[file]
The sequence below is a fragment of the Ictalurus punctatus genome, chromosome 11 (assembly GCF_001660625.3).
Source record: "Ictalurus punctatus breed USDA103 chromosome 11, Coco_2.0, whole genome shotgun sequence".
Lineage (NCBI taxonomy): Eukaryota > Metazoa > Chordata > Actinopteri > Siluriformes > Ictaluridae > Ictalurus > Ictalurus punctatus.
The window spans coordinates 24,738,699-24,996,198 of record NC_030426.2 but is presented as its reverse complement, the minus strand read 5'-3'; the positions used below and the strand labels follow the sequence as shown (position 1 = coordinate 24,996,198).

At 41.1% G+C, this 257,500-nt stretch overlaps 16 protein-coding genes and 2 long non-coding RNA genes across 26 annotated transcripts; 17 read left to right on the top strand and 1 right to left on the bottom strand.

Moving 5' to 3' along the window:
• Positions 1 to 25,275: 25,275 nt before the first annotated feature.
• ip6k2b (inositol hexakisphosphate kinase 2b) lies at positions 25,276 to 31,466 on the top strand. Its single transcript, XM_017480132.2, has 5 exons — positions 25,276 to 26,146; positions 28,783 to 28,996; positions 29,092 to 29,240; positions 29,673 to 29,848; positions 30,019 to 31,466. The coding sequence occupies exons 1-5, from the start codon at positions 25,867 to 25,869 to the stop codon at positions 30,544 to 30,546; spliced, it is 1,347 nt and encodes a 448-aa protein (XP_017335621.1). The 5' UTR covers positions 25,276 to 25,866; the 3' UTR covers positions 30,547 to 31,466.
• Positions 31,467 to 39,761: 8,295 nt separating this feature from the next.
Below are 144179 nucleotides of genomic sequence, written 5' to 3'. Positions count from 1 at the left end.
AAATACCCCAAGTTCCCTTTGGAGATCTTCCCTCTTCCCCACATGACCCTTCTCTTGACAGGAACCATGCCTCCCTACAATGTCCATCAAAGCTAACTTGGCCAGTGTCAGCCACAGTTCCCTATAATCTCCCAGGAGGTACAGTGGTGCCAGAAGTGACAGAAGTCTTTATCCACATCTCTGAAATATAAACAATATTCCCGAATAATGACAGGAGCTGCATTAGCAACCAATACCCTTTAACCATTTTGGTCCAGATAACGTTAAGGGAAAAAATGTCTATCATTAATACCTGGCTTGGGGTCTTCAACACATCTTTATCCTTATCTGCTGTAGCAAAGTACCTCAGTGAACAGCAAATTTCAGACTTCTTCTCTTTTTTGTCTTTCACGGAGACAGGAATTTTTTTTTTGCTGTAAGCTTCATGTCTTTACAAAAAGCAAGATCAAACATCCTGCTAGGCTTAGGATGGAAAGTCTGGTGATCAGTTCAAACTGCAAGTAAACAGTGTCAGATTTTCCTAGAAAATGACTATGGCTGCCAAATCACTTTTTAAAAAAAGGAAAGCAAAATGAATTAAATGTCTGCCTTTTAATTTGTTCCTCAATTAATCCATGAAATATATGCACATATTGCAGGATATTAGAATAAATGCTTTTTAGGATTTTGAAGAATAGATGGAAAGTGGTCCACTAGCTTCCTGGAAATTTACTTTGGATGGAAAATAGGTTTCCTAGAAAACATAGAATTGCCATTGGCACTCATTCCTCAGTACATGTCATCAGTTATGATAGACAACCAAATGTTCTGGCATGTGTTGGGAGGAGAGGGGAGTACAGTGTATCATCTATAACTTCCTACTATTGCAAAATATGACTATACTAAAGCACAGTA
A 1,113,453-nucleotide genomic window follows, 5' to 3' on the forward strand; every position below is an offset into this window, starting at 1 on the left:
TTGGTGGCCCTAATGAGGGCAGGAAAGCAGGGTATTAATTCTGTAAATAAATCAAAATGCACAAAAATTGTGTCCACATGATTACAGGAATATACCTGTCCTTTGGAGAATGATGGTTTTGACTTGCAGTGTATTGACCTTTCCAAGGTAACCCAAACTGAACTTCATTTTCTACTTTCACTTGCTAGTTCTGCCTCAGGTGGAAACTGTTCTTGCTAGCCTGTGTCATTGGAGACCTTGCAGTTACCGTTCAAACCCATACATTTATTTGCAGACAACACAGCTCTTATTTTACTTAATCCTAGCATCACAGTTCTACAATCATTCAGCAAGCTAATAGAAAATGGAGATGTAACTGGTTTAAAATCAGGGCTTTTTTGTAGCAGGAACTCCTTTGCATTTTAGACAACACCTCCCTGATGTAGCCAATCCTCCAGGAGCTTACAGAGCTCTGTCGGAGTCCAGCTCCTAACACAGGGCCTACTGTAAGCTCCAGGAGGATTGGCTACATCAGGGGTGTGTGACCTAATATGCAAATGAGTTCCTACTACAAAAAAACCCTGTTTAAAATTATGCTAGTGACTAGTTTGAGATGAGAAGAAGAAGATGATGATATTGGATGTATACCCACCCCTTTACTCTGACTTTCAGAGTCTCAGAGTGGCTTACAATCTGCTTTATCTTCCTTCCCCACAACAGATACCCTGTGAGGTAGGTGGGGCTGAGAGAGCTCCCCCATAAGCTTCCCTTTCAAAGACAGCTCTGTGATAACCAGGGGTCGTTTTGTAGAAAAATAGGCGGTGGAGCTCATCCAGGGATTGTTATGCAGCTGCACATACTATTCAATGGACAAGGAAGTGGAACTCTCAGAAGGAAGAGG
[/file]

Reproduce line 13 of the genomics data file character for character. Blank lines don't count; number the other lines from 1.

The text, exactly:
TTGGTGGCCCTAATGAGGGCAGGAAAGCAGGGTATTAATTCTGTAAATAAATCAAAATGCACAAAAATTGTGTCCACATGATTACAGGAATATACCTGTCCTTTGGAGAATGATGGTTTTGACTTGCAGTGTATTGACCTTTCCAAGGTAACCCAAACTGAACTTCATTTTCTACTTTCACTTGCTAGTTCTGCCTCAGGTGGAAACTGTTCTTGCTAGCCTGTGTCATTGGAGACCTTGCAGTTACCGTTCAAACCCATACATTTATTTGCAGACAACACAGCTCTTATTTTACTTAATCCTAGCATCACAGTTCTACAATCATTCAGCAAGCTAATAGAAAATGGAGATGTAACTGGTTTAAAATCAGGGCTTTTTTGTAGCAGGAACTCCTTTGCATTTTAGACAACACCTCCCTGATGTAGCCAATCCTCCAGGAGCTTACAGAGCTCTGTCGGAGTCCAGCTCCTAACACAGGGCCTACTGTAAGCTCCAGGAGGATTGGCTACATCAGGGGTGTGTGACCTAATATGCAAATGAGTTCCTACTACAAAAAAACCCTGTTTAAAATTATGCTAGTGACTAGTTTGAGATGAGAAGAAGAAGATGATGATATTGGATGTATACCCACCCCTTTACTCTGACTTTCAGAGTCTCAGAGTGGCTTACAATCTGCTTTATCTTCCTTCCCCACAACAGATACCCTGTGAGGTAGGTGGGGCTGAGAGAGCTCCCCCATAAGCTTCCCTTTCAAAGACAGCTCTGTGATAACCAGGGGTCGTTTTGTAGAAAAATAGGCGGTGGAGCTCATCCAGGGATTGTTATGCAGCTGCACATACTATTCAATGGACAAGGAAGTGGAACTCTCAGAAGGAAGAGG